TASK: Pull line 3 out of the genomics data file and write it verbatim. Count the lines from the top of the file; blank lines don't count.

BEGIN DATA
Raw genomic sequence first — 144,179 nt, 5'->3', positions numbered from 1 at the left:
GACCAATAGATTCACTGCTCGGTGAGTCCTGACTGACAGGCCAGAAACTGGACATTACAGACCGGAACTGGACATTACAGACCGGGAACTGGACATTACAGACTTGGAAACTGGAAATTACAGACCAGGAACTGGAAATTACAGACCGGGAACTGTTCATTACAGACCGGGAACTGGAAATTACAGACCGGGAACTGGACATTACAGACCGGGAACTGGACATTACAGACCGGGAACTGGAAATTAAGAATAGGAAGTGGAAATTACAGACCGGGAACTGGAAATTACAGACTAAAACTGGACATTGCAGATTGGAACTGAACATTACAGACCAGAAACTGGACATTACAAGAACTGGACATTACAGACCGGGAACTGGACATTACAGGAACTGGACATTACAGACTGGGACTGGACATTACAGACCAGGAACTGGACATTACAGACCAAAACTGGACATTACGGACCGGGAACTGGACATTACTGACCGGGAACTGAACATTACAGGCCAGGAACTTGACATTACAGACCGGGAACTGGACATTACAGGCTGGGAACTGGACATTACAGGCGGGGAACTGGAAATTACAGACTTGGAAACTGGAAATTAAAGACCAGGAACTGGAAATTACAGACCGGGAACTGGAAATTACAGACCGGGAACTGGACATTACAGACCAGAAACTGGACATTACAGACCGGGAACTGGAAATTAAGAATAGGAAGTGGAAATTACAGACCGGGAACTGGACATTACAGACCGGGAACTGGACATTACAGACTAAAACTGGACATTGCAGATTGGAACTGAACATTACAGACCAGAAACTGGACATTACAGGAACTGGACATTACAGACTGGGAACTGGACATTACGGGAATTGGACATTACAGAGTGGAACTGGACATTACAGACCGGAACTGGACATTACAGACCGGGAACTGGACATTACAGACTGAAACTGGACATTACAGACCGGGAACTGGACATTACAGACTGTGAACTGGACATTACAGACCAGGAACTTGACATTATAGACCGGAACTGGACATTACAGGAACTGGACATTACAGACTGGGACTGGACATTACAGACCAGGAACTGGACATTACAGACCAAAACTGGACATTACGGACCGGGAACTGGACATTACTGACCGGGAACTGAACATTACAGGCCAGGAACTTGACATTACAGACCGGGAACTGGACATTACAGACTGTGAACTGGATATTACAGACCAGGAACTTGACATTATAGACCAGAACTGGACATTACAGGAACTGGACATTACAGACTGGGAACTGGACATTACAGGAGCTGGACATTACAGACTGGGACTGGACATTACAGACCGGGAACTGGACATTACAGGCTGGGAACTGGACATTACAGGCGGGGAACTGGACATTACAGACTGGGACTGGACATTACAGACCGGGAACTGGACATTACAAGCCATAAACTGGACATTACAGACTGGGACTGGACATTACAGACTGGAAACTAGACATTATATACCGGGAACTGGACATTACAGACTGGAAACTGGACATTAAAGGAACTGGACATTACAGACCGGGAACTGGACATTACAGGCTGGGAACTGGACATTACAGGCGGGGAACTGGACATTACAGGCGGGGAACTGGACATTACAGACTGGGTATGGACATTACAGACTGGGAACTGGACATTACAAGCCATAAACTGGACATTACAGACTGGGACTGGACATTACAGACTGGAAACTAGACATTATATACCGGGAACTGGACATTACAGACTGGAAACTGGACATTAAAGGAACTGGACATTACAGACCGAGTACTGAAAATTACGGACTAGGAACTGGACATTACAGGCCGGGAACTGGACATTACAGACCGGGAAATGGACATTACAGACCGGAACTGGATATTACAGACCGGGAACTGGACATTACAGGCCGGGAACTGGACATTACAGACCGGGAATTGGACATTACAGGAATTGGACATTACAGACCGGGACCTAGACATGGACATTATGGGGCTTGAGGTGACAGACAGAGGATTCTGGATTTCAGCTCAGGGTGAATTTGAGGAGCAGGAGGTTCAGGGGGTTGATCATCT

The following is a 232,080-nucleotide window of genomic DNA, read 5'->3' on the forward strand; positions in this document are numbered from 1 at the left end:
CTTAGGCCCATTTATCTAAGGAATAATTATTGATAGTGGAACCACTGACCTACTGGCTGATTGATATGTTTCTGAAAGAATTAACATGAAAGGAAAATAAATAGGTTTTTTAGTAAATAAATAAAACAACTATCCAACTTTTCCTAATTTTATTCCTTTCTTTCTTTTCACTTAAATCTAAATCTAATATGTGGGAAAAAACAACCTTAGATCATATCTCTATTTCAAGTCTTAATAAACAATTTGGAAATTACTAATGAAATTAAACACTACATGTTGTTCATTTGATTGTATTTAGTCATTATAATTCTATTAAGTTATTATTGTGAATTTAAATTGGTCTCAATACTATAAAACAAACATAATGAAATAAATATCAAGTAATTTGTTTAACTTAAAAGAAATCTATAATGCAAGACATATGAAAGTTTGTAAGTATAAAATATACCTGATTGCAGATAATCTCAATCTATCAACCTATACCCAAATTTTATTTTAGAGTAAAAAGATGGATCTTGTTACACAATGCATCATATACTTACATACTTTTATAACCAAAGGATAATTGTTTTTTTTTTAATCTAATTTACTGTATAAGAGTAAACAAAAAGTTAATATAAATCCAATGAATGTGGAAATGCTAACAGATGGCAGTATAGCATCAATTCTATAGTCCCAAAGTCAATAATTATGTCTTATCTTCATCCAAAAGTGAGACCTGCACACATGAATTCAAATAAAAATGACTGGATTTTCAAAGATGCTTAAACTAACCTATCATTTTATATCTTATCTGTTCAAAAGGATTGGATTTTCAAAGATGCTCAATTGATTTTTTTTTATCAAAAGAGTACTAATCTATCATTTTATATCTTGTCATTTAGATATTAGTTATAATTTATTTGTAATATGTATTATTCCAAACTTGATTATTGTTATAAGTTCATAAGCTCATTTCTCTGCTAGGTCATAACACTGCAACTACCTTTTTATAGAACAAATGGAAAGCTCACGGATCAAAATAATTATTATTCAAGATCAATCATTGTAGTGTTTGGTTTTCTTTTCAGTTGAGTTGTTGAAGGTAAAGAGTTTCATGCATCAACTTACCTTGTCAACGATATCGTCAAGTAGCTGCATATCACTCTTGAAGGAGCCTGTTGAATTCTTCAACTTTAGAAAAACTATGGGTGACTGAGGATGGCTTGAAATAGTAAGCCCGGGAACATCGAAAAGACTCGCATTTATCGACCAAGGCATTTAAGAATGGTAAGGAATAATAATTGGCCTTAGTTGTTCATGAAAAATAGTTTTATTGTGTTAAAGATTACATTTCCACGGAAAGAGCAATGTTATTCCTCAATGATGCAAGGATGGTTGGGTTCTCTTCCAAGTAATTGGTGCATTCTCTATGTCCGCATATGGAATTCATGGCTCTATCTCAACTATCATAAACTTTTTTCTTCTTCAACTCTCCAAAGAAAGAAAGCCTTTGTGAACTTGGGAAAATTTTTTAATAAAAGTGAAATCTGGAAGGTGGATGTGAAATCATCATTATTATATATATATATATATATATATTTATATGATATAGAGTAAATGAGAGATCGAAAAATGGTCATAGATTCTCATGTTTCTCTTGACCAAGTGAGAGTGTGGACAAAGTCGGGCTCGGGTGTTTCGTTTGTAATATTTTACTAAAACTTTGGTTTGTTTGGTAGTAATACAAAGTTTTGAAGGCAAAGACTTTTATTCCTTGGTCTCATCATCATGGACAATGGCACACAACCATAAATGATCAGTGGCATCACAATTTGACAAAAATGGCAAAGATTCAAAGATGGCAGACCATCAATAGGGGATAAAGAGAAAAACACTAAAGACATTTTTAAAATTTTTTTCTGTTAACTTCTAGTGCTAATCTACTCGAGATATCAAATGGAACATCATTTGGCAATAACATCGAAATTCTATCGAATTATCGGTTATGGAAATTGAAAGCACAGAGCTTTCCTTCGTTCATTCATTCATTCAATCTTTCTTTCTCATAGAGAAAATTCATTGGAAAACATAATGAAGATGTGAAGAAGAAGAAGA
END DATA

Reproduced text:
The following is a 232,080-nucleotide window of genomic DNA, read 5'->3' on the forward strand; positions in this document are numbered from 1 at the left end: